Last updated: 2 days ago
The iMac 4K launched in 2015, replacing the previous 21.5-inch iMac entirely. Nearly indistinguishable from its larger counterpart, it retains the same design we associate with the iMac line. This machine lives strong as a good budget desktop Mac with decent specs and a beautiful display.
● 21.5-inch 4K Retina Display
● 500 nits and P3 color gamut
● up to 6 core i7
● up to 32 GB RAM
● up to Radeon Pro Vega 20
● up to 1TB SSD
● starts from $1299
Starting at $1299, the iMac 4K is what you would expect from an entry-level Apple desktop. Middling specs, a beautiful display, and modern processors make this the perfect buy for any casual user.
The baseline iMac is equipped with a 3.6GHz quad-core 8th generation Intel Core i3 processor. Other processor options include a 3.0GHz 6-core 8th generation Intel Core i5, and 3.2GHz 6-core 8th generation Intel Core i7 processors.
iMac 4K features
Since its reveal in 2014, the iMac has changed almost nothing about its outward appearance. The same 21.5-inch screen, 4K resolution, P3 color gamut, and 500 nit brightness has been in place through every upgrade.
The unibody design hasn't changed either; the frame tapers at 5mm up to a large hump in the rear to house the internal components and a sizable chin under the screen on the front. Cooled from an internal fan and vented below the screen, there is beginning to be some concern that this design will be thermally limited in the coming generations.
The iMac 4K comes with an 8th generation Intel Core i3 and i5 chipsets by default. You can configure this to include the i7 as well.
You can select between the Radeon Pro 560X with 4GB of GDDR5 memory, or go all out with a Radeon Pro Vega 20 with 4GB of HBM2 memory. Although, users who need more power and are willing to spend in this range will likely jump up to the iMac 5K or the iMac Pro.
Unlike its 5K counterpart, there is no rear door to access the RAM, but the RAM is upgradeable if you take apart your iMac. The smaller iMac has the same ports as the iMac 5K; two Thunderbolt 3 and four USB-A, an SD card reader, a headphone jack, and gigabit Ethernet port.
If users need more graphics capabilities, Thunderbolt 3 allows users to attach powerful external GPUs like those from Black Magic. This means that users can purchase a new external GPU instead of replacing the entire iMac when newer specs are required.
Thunderbolt 3 can also be used to attach external monitors. The iMac 4K can drive a single 5K display or two 4K displays. Apple partners with LG to produce official monitors for Macs, like the LG 23.7-inch 4K UltraFine Display, which Appleinsider reviewed.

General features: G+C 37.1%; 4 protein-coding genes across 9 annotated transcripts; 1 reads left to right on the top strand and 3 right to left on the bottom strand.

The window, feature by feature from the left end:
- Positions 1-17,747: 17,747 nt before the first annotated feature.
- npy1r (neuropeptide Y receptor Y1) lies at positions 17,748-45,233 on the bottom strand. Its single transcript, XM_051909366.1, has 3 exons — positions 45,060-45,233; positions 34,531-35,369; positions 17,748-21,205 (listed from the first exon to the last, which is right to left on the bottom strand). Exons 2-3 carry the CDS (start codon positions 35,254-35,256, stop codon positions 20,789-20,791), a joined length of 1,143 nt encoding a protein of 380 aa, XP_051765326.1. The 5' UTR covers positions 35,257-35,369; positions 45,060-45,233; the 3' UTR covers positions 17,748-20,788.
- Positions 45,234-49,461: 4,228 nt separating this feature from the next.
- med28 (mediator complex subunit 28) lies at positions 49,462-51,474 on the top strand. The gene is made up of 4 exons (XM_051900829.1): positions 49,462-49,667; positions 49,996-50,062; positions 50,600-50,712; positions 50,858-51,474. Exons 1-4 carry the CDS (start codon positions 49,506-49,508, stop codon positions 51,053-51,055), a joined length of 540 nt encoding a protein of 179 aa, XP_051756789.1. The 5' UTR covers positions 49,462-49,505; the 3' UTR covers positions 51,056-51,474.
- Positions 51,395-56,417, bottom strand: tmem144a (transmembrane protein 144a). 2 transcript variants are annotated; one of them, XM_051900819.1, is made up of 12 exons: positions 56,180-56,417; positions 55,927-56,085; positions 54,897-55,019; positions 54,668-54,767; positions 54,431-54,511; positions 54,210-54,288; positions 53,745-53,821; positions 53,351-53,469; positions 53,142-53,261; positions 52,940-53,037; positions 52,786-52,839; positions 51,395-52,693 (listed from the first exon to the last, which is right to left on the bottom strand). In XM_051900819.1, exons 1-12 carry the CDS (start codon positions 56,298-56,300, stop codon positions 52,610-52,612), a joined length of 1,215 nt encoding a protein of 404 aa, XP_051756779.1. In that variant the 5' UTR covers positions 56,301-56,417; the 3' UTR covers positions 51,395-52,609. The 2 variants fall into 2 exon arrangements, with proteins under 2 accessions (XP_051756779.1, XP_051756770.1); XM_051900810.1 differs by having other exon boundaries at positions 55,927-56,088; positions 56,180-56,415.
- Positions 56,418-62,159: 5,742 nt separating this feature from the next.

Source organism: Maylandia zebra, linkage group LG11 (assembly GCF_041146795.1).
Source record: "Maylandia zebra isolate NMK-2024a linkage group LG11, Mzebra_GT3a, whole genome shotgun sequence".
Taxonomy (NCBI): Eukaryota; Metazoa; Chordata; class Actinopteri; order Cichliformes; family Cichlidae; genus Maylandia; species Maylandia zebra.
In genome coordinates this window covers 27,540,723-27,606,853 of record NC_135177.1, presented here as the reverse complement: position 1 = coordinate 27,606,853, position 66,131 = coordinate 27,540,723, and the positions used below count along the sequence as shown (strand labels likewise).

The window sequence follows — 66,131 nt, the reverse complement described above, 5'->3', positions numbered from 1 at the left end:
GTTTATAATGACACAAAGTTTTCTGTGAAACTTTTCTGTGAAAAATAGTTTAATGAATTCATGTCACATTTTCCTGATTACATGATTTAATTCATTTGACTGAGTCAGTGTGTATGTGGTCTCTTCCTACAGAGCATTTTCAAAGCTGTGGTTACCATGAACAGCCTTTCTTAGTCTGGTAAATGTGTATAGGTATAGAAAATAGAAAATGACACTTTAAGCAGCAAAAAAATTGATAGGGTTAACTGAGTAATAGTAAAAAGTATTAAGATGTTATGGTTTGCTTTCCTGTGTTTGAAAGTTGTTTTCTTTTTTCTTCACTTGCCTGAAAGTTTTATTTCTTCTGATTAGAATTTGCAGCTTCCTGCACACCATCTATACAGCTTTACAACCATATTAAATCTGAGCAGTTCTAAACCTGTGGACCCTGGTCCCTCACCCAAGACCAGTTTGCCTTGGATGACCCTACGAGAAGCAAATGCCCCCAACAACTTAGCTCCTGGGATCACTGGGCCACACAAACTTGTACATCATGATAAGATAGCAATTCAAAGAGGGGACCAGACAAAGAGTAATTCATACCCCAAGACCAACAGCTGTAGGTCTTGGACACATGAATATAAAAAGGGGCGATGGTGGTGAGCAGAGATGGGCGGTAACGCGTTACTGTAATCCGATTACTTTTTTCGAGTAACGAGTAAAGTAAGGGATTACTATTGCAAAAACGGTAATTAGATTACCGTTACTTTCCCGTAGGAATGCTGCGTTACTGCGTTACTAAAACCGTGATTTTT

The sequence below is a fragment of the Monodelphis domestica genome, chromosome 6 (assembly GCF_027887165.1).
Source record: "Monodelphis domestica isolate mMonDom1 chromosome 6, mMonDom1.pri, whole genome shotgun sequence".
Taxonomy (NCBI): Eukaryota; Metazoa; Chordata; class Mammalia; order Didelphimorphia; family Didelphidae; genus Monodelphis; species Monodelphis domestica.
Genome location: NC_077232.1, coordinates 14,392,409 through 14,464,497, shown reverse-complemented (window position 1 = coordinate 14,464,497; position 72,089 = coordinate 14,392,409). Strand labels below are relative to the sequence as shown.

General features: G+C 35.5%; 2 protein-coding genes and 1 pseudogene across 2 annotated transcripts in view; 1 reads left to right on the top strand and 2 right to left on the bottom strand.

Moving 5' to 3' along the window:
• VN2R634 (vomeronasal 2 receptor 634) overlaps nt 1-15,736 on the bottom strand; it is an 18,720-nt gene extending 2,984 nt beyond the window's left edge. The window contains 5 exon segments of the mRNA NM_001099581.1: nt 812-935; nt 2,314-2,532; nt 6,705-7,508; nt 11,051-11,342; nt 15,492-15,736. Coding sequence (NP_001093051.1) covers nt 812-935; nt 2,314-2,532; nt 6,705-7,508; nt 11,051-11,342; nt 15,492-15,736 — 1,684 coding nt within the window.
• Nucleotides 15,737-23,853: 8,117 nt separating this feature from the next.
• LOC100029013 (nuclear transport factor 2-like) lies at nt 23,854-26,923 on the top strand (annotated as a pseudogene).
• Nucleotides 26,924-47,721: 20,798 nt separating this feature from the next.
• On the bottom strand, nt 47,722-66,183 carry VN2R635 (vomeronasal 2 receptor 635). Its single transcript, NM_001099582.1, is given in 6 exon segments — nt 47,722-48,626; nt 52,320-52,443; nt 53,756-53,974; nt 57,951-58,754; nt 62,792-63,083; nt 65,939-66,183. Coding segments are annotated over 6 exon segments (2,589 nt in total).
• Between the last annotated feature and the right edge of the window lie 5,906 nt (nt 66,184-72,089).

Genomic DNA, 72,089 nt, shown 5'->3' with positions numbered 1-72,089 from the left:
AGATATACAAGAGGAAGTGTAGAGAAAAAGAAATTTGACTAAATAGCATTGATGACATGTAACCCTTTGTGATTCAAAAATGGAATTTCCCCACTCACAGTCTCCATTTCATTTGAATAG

History of the iMac 4K
As stated before, the modern iMac 4K saw some nice speed boosts, new intel chipsets, better GPU options, and better memory when Apple updated the line this year. The biggest issue being that the baseline HDD is still the same slow 1TB drive that any user who cares about speed will need to upgrade.
Everything else remains the same, with the same design and screen. It is the iMac we've grown accustomed to.
2017 brought several new updates to the iMac. New Kaby Lake Intel processors, discrete Radeon Pro GPUs, and Thunderbolt 3 all arrived in the same year. This meant speed improvements across the board, making the base iMac 4K a much better value than before.
The entry-level machine still had the slow HDD that needed upgrading despite the other speed improvements.
The iMac 4K was announced in fall 2015 to no one's surprise. After the 27-inch iMac 5K released the year prior, it was only a matter of time before the smaller 21.5-inch iMac received similar treatment. It released with a new feature to the iMac line: support for P3 color gamut.
Alongside the 4K model, Apple updated the iMac 5K with the same new features and launched upgraded peripherals. Shipped in-box with the new iMacs, the new Magic Mouse, Magic Trackpad, and Magic keyboard featured a modified design and rechargeable batteries.
Options and Pricing
The iMac ships with a base configuration of 3.6GHz quad-core i3, 8GB DDR4 RAM, 1TB HDD, and Radeon Pro 555X graphics for $1299. This can be configured with faster Intel processors up to the intel core i7, an SSD of up to 1TB, more RAM up to 32GB, and improved graphics with a Radeon Pro Vega 20.
Maxing this machine out would cost $3149. AppleInsider recommends the middle tier iMac 4K for $1499. Be sure to check out our price guide.